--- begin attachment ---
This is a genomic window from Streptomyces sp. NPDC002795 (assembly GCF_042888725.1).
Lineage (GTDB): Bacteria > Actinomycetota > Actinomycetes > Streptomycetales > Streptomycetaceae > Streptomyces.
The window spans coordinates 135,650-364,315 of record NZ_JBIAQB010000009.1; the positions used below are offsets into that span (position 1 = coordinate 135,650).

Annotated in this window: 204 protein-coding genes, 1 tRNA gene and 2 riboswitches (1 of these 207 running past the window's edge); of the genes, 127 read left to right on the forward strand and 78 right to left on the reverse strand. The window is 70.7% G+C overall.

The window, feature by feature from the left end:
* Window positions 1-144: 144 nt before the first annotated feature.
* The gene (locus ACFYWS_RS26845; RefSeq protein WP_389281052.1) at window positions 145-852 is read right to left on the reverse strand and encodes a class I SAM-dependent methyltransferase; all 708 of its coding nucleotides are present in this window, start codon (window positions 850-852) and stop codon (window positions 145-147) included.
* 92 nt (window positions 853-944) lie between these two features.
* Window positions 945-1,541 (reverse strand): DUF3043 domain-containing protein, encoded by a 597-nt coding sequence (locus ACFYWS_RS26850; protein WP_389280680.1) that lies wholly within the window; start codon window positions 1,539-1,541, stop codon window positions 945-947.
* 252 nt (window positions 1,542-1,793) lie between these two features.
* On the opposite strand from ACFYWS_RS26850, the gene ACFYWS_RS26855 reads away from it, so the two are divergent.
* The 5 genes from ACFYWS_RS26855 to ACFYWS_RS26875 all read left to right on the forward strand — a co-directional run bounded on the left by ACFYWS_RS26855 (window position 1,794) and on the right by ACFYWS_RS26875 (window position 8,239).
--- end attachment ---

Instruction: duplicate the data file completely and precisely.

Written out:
This is a genomic window from Streptomyces sp. NPDC002795 (assembly GCF_042888725.1).
Lineage (GTDB): Bacteria > Actinomycetota > Actinomycetes > Streptomycetales > Streptomycetaceae > Streptomyces.
The window spans coordinates 135,650-364,315 of record NZ_JBIAQB010000009.1; the positions used below are offsets into that span (position 1 = coordinate 135,650).

Annotated in this window: 204 protein-coding genes, 1 tRNA gene and 2 riboswitches (1 of these 207 running past the window's edge); of the genes, 127 read left to right on the forward strand and 78 right to left on the reverse strand. The window is 70.7% G+C overall.

The window, feature by feature from the left end:
* Window positions 1-144: 144 nt before the first annotated feature.
* The gene (locus ACFYWS_RS26845; RefSeq protein WP_389281052.1) at window positions 145-852 is read right to left on the reverse strand and encodes a class I SAM-dependent methyltransferase; all 708 of its coding nucleotides are present in this window, start codon (window positions 850-852) and stop codon (window positions 145-147) included.
* 92 nt (window positions 853-944) lie between these two features.
* Window positions 945-1,541 (reverse strand): DUF3043 domain-containing protein, encoded by a 597-nt coding sequence (locus ACFYWS_RS26850; protein WP_389280680.1) that lies wholly within the window; start codon window positions 1,539-1,541, stop codon window positions 945-947.
* 252 nt (window positions 1,542-1,793) lie between these two features.
* On the opposite strand from ACFYWS_RS26850, the gene ACFYWS_RS26855 reads away from it, so the two are divergent.
* The 5 genes from ACFYWS_RS26855 to ACFYWS_RS26875 all read left to right on the forward strand — a co-directional run bounded on the left by ACFYWS_RS26855 (window position 1,794) and on the right by ACFYWS_RS26875 (window position 8,239).